• The shortage of qualified special education teachers is critical, yet state licensing processes are riddled with problems, creating major obstacles with recruitment efforts.

Creating Conditions that Promote Successful Special Education Teaching

Creating conditions that allow students with exceptionalities to be most successful will take a concerted and coordinated effort. The Commission called upon the educational community to become partners in assuring three outcomes: First, that every student with exceptionalities will receive individualized services and support from a caring and competent professional. Second, that every special and general educator has the teaching and learning conditions to practice effectively. And third, that every instructional leader establishes clear expectations for the use of effective and validated instructional practices. To achieve this vision, the following recommendations were suggested:

  • Define the roles of special and general educators relative to students with exceptionalities
  • Create the context for high-quality practice
  • Leverage time with technology tools and clerical support to reduce the paperwork burden
  • Standardize decision-making processes
  • Create a career continuum in special education
  • Develop cohesive professional licensure systems
  • Provide systems supports.

The United States is facing a crisis in attracting and retaining qualified special education teachers. This situation has a direct impact on the quality of services delivered to students with special needs. By identifying the conditions that obstruct quality performance and drive teachers from the field, the Bright Futures Report has laid the groundwork for addressing this crisis.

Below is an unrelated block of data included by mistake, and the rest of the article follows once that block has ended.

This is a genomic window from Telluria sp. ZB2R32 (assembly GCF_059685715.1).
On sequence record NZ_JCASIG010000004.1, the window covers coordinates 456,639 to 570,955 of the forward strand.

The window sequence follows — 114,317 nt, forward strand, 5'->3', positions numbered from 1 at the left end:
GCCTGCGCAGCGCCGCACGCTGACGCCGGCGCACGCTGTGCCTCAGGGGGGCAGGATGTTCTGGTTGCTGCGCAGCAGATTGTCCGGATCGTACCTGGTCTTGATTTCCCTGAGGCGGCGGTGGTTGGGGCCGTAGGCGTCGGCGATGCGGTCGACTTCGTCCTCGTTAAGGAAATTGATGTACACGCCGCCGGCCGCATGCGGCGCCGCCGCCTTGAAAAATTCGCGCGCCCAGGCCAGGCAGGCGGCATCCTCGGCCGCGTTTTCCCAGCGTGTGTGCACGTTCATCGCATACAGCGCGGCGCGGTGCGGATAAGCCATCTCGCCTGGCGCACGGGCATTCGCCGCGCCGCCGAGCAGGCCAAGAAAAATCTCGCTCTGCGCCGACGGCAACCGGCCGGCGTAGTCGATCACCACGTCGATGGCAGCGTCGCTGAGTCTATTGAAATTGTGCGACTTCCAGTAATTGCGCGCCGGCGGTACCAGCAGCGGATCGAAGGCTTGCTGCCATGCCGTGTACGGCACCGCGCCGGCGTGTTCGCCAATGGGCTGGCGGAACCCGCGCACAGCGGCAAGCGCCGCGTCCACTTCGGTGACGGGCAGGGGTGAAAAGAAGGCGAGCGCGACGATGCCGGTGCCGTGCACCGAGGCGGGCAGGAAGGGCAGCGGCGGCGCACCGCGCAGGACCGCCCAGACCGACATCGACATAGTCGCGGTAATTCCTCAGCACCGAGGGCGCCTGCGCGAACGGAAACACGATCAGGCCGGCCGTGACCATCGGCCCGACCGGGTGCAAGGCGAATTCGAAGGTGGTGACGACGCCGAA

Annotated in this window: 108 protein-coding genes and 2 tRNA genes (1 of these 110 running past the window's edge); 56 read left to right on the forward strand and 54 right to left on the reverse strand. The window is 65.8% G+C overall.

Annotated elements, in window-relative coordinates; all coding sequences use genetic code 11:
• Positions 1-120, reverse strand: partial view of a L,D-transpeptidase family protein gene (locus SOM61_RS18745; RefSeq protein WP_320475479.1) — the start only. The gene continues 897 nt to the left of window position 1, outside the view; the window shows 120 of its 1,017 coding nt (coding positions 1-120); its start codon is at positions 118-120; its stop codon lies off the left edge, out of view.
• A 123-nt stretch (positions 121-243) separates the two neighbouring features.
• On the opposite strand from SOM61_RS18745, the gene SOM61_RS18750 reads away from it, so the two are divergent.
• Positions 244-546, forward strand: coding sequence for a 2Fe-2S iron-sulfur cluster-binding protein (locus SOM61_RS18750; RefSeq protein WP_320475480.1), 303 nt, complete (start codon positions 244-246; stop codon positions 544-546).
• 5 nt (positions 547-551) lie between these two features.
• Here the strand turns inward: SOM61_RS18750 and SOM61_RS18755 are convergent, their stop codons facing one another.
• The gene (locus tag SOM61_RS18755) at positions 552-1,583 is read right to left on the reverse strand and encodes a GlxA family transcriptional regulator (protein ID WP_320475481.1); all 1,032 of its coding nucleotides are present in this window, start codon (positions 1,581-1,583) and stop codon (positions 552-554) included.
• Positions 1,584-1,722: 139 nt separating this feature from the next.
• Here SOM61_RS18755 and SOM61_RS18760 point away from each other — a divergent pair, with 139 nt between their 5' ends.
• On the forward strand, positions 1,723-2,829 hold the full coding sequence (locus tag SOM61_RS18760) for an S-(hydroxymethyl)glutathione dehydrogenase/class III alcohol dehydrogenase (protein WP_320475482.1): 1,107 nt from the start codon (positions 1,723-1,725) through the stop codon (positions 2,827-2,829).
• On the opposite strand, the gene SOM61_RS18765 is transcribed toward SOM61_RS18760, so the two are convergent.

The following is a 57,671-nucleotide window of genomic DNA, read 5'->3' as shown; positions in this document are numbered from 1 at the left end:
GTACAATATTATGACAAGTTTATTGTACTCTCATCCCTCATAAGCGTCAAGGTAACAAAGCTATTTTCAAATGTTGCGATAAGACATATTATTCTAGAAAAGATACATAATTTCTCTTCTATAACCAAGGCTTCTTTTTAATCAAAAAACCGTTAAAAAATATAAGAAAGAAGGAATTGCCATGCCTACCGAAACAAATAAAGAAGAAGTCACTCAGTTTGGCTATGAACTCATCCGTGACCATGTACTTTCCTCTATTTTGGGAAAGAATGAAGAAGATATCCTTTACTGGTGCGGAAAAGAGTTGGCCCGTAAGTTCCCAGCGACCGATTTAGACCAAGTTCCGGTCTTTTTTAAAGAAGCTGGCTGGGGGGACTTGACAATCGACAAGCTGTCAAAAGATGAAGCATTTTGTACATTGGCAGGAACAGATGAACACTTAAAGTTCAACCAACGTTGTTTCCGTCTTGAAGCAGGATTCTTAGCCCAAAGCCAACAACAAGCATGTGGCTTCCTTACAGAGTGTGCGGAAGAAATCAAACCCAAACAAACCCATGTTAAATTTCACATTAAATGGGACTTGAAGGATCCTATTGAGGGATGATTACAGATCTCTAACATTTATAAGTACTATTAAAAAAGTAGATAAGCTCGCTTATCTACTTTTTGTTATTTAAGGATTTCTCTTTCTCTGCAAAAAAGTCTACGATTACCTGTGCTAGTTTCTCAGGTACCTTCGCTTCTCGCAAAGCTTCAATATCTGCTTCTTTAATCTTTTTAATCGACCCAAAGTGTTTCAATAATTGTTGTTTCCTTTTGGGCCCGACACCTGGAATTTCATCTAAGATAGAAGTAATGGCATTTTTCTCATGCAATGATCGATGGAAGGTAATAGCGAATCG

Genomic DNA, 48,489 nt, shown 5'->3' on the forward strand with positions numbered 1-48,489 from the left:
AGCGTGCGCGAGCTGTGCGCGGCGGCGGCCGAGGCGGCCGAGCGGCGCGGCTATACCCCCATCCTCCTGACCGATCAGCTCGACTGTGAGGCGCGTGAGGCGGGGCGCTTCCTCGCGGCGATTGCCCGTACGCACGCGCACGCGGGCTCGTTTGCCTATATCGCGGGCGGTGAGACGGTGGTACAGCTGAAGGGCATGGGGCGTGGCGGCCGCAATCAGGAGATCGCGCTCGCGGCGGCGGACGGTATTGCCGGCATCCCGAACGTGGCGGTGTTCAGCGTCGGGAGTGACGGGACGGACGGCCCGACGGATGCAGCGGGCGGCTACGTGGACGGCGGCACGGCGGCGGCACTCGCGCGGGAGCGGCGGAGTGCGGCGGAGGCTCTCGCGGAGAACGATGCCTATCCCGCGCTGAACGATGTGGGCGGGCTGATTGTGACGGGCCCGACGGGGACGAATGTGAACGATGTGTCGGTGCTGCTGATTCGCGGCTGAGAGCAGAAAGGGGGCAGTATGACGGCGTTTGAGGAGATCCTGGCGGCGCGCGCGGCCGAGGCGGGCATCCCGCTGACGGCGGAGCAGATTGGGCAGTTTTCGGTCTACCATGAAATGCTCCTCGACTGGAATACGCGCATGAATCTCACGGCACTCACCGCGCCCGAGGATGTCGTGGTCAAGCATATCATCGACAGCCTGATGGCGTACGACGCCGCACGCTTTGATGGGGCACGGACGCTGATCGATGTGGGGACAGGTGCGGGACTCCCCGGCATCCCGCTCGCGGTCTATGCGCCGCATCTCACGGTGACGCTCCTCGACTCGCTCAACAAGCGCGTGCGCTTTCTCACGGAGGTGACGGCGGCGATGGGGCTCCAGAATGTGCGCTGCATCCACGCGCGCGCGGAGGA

References

Internet resources cited in this document were current at the time of publication. Please note that Web addresses are subject to change.

Coleman, M. R. (2000, October). Bright futures for exceptional learners: Technical report. Conditions for special education teaching: CEC Commission technical report. Available online at http://www.cec.sped.org.

Cook, L. H. & Boe, E. E. (1998). How many qualified teachers are needed for students with disabilities? Reston, VA: Available from the National Clearinghouse for Professions in Special Education (NCPSE), 1110 North Glebe Road, Suite 300, Arlington, VA 22201-5704 (800-641-7824).

Council for Exceptional Children. (1999). Bright futures for exceptional learners: An agenda to achieve quality conditions for teaching and learning. Reston, VA: Available from the Council for Exceptional Children, 1110 North Glebe Road, Suite 300, Arlington, VA 22201-5704 (800-CEC-SPED). http://www.cec.sped.org.

US Department of Education. (1999). Twenty-first annual report to Congress on the implementation of the Individuals with Disabilities Education Act (IDEA). Washington, DC: Author. ERIC Document Reproduction Service (EDRS) Number ED 436 071. Available for a fee at http://edrs.com/ or call 800-443-3742. Also available online at: http://www.ed.gov/about/offices/list/osers/osep/index.htmlOSEP2000AnlRpt/.
 

ERIC Digests are in the public domain and may be freely reproduced and disseminated, but please acknowledge your source. This publication was prepared with funding from the Office of Educational Research and Improvement, U.S. Department of Education, under Contract No. ED-99-CO-0026. The opinions expressed in this report do not necessarily reflect the positions or policies of OERI or the Department of Education.